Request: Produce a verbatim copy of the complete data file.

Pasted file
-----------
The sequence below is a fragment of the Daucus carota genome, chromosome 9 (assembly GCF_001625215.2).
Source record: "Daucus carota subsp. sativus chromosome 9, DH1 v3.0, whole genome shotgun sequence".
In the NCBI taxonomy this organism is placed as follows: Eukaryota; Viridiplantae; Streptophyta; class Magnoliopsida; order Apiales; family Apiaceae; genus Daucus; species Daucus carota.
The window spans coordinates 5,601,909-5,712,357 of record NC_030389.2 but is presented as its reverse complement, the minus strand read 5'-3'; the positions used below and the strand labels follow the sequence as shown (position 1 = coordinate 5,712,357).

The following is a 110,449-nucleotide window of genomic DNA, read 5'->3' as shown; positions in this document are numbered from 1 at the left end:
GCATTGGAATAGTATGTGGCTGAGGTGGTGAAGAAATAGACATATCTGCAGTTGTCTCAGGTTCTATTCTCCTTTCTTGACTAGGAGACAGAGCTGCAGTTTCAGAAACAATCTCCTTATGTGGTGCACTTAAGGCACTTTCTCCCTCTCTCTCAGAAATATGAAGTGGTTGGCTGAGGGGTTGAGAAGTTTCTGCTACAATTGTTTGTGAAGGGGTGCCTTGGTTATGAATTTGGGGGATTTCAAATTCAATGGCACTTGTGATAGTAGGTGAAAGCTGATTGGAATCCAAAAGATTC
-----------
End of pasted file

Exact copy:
The sequence below is a fragment of the Daucus carota genome, chromosome 9 (assembly GCF_001625215.2).
Source record: "Daucus carota subsp. sativus chromosome 9, DH1 v3.0, whole genome shotgun sequence".
In the NCBI taxonomy this organism is placed as follows: Eukaryota; Viridiplantae; Streptophyta; class Magnoliopsida; order Apiales; family Apiaceae; genus Daucus; species Daucus carota.
The window spans coordinates 5,601,909-5,712,357 of record NC_030389.2 but is presented as its reverse complement, the minus strand read 5'-3'; the positions used below and the strand labels follow the sequence as shown (position 1 = coordinate 5,712,357).

The following is a 110,449-nucleotide window of genomic DNA, read 5'->3' as shown; positions in this document are numbered from 1 at the left end:
GCATTGGAATAGTATGTGGCTGAGGTGGTGAAGAAATAGACATATCTGCAGTTGTCTCAGGTTCTATTCTCCTTTCTTGACTAGGAGACAGAGCTGCAGTTTCAGAAACAATCTCCTTATGTGGTGCACTTAAGGCACTTTCTCCCTCTCTCTCAGAAATATGAAGTGGTTGGCTGAGGGGTTGAGAAGTTTCTGCTACAATTGTTTGTGAAGGGGTGCCTTGGTTATGAATTTGGGGGATTTCAAATTCAATGGCACTTGTGATAGTAGGTGAAAGCTGATTGGAATCCAAAAGATTC